From Sonograms to Financial Aid
Day 30 of the 82nd Texas Legislature
After yesterday’s State of the State address left many unenthused, it’s back to business as usual today under the pink dome. The Senate State Affairs Committee members will take up the famed sonogram bill by Sen. Dan Patrick, R-Houston, this morning, which currently would require women to not only get a sonogram before an abortion but also listen to a doctor’s detailed description of the image and hear the fetal heartbeat. The Senate Finance Committee will continue taking testimony on how the severe budget shortfall will affect higher education. Eminent domain is on the Senate’s regular session agenda as well. House members are still eagerly awaiting Speaker Joe Straus’ committee assignments, which are rumored to come out today. Once those are released, brace yourselves, folks – it’s all work and no play from here on out.
1. Rick Perry vs. Reality
Is it just us, or was something missing from Gov. Rick Perry’s State of the State address yesterday? While chock-full of his usual cheerleading of Texas’ economy, his speech failed to acknowledge that services and school programs essential to so many Texans are in danger of disappearing. Though he suggested consolidating state agencies to save money, he conveniently left out the $27 billion shortfall we’re facing this session. And rather than offer significant policy solutions to balancing the budget, he repeated his now stale-sounding promises of no new taxes and no tapping of the Rainy Day Fund. [Austin American-Statesman]
2. Perry’s Plan
As Gov. Rick Perry was insisting everything in Texas is fine and dandy in his State of the State address yesterday, his own budget proposal didn’t even balance. The governor proposed a $73.6 billion budget—when the state only has $72.2 billion to spend. His version of the budget (which he’s required by the state Constitution to release but lawmakers aren’t required to adopt it) didn’t exactly paint the same picture as his State of the State. He kept about a 24-percent cut to health and human services and around 11 percent in cuts to education. Still, it wouldn’t be a Perry budget without his recommending $20 million for film incentives and $15 million for the Emerging Technology Fund. [Texas Observer]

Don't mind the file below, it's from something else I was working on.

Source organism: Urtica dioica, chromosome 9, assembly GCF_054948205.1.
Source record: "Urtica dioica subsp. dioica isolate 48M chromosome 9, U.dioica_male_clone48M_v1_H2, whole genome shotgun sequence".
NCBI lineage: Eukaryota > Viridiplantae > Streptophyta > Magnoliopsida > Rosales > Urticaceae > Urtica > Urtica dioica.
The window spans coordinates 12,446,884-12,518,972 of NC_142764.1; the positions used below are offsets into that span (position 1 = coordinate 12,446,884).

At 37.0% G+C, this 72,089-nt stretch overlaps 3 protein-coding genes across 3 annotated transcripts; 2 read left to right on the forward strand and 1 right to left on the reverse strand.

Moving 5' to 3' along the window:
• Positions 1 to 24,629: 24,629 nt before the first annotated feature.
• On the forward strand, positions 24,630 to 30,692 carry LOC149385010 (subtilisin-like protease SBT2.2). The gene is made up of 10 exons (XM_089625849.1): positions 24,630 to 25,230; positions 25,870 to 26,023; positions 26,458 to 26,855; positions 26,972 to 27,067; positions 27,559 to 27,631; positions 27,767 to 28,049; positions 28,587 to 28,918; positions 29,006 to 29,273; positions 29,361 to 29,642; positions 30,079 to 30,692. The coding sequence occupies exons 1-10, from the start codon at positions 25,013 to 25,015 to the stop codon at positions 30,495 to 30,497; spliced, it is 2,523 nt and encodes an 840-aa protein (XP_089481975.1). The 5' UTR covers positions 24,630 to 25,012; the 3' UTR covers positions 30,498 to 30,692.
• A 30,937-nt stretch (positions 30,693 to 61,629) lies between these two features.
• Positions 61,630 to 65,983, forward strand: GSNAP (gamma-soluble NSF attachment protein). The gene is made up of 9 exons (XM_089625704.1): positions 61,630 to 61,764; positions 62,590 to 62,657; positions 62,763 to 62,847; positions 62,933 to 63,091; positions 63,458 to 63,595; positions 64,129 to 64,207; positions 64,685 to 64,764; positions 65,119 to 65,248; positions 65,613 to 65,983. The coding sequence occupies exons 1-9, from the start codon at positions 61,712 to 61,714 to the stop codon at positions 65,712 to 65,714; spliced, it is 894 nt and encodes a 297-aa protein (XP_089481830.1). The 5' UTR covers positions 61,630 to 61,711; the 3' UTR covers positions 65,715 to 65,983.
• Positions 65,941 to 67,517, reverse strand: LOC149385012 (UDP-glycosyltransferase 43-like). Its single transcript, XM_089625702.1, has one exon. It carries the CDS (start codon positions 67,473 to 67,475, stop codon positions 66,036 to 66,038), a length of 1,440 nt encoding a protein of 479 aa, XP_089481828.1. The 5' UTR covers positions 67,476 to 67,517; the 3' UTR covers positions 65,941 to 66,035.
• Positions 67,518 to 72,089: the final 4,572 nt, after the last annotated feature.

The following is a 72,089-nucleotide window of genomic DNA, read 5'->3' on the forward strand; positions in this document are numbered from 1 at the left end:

3. Patrick’s Backpedal
Talk about a twist in the third act. Scheduled to be discussed at this morning’s Senate State Affairs Committee, Sen. Dan Patrick’s sonogram bill may have just gotten less severe. The Houston Republican said yesterday that he plans on releasing a modified version of his original bill, which would’ve required women to not only get a sonogram before an abortion but also listen to a doctor’s detailed description of the image and hear the fetal heartbeat. The new version, according to the Associated Press, will allow a woman to choose whether or not she hears the heartbeat or gets a verbal description of the sonogram. Gov. Rick Perry put the bill on the fast-track last month by declaring it an emergency item. [Houston Chronicle]
4. Financial Aid’s Future
Just like so many commissioners and state department heads have already, Higher Education Coordinating Board Commissioner Raymund Paredes made his case to the Senate Finance Committee Tuesday about why cuts to financial aid are simply not an option. He said universities would be willing to make funding reductions in other areas if the program might be saved. The Senate’s proposed budget cuts financial aid by about 40 percent, which would leave upwards of 60,000 college students without help. Still, it might not just be about finding financial aid funding but finding ways to make college less expensive, some senators argued yesterday. [Dallas Morning News] [BurkaBlog]
5. It’s finally happening!
Remember in middle school when you auditioned for a play and when the teacher posted the parts, everyone bee-lined for the wall to see which character they’d be playing that year? Well, the representatives might be experiencing that same feeling today, as their committee assignments are likely to be released either Wednesday or Thursday.